Up sticks and back to the city

Life in the country is not all roses. Anne Spackman hears why some peop le prefer pavements to ploughed fields `Everyone comes to London and can pop in on you' `Old ladies don't just sit around. They lead interesting lives'
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The Independent Online
Only a purist would accuse the pensioner who is tired of London of being tired of life. He or she would more probably be considered long overdue for the peace and quiet of the country or the fresh breezes of the coast. Many people do follow these well-trodden retirement paths to seaside towns and picturesque villages. But some are starting to see the benefits the city can bring.

Hamptons has just sold a townhouse in Bath for an elderly couple who are moving back to London. The lady is anticipating widowhood and would rather live alone in a city where she has friends and a social life. With women outliving men by an average of nearly six years it is an increasingly common prospect. After having spent their life moving to suit their husbands' careers and their children's school needs, it is for many women the first time they can choose to live somewhere that suits them.

Mrs Helen Fanshawe is living in her first London flat at the age of 79. She thinks Chelsea is an ideal spot to retire to. "It's very central, very good for buses and close to the hospital," said Mrs Fanshawe, who has a heart condition. "It's five minuteswalk to the post office and the chemist and Waitrose, Marks & Spencer and Peter Jones are only a bus ride away."

She takes a stroll to the Chelsea Physic Garden most days or walks along the Thames. There are buses to the museums from the end of her road. "It is ideal for me," she said.

Mrs Fanshawe's late husband was in the Navy, so they spent much of their life on the move. She was born and brought up in Norfolk, although Wimbledon was for a long time the family base. "We had always intended to retire to the country," she said. "It sounds lovely - a little cottage with a rose-covered porch. But roses need pruning, gardens grow weeds, hedges need clipping. Once you're over 60 it's a lot of hard work. People said, `but you've always been used to fresh air and space'. But you must be practical."

Mrs Fanshawe is protected from some of the less attractive elements of London life by living in Elizabeth Court, the only private sheltered housing development in central London. It has a courtyard garden and car parking - a great bonus in Chelsea. One- and two-bedroom flats with a large living room, well equipped kitchen and lavish bathroom cost between £140,000 and £200,000. They are sold through Savills' office in Knightsbridge.

Jean Maddox-Smith, the resident manager of Elizabeth Court, said people had an image of old ladies spending their last years sitting around in shawls. "They don't," she said. "They play bridge, they lunch a lot, they go to the Chelsea Arts Club and the theatre. They are used to leading interesting lives."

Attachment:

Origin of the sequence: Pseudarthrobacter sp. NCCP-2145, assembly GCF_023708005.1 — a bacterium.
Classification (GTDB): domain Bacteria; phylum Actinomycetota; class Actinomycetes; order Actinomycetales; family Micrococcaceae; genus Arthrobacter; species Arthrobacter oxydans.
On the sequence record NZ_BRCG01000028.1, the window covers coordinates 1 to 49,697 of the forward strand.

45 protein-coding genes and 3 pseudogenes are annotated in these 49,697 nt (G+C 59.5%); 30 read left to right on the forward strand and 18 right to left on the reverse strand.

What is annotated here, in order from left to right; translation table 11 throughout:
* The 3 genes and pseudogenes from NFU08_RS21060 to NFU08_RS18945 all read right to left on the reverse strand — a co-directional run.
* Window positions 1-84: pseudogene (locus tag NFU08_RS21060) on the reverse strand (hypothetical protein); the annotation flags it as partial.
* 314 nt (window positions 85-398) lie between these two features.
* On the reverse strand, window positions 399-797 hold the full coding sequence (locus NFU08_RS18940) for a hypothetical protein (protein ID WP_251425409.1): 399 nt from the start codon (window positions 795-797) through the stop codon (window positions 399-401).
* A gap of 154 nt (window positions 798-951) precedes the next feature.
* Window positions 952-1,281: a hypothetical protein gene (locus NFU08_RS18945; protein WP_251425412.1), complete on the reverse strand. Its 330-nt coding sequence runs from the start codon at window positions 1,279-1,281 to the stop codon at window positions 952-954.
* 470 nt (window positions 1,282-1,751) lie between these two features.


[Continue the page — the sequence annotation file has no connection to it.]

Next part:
Lady Muir Mackenzie is one of Mrs Fanshawe's neighbours in Elizabeth Court. "I did live in the country, but I can't sit in ploughed fields with the guns any more," she said.

"One of the good things about London is that everyone comes here. They come up for a show or they fly in from abroad. If you lived in the country friends would not have the time just to pop in."

Averil Good is a generation younger than the ladies of Elizabeth Court. She brought up her family in the Surrey commuter town of Chobham. Now, with her youngest daughter aged 16, she and her husband Charles are looking for a home for the rest of their lives.

They were converted to the pleasures of city life in Scotland. "When we were looking for a house in the Edinburgh area we started off by looking in the country," she said. "We saw a number of houses, but we found we were driving 50 or 60 miles between them. We thought, this is crazy. We are going to be so remote. And it would be doubly difficult for our 16-year-old to make new friends."

They opted, instead, to buy in Edinburgh's New Town. As a result they went to more plays, concerts and exhibitions than they had ever managed in the Home Counties. Instead of a three-hour commute every day, her husband was minutes from his office. Now, with her husband's work bringing them back south, they have decided to live in London rather than return to Chobham. "Most of our Chobham friends are very surprised," Mrs Good said. "When we say we don't want to commute they go very quiet."

But what of the down-side of the city life - the crime in particular. Didn't that put them off? "Crime is everywhere," Mrs Good said. "When we lived in Chobham every house in our road was burgled one night - except for ours, because I was up and down allnight dealing with babies."

Dirty air is accepted as a real drawback and will probably result in the Goods choosing to live somewhere like Clapham where there is plenty of green space.They are searching through Knight Frank & Rutley, who sold two of their previous houses.

"It is true to say that living in Edinburgh, which is small and clean, has transformed my view of living in a city," Mrs Good said. "I don't see my husband ever completely retiring, so it's good for him to be close to work. And I can happily spend days in my own company, doing art galleries and things like that."

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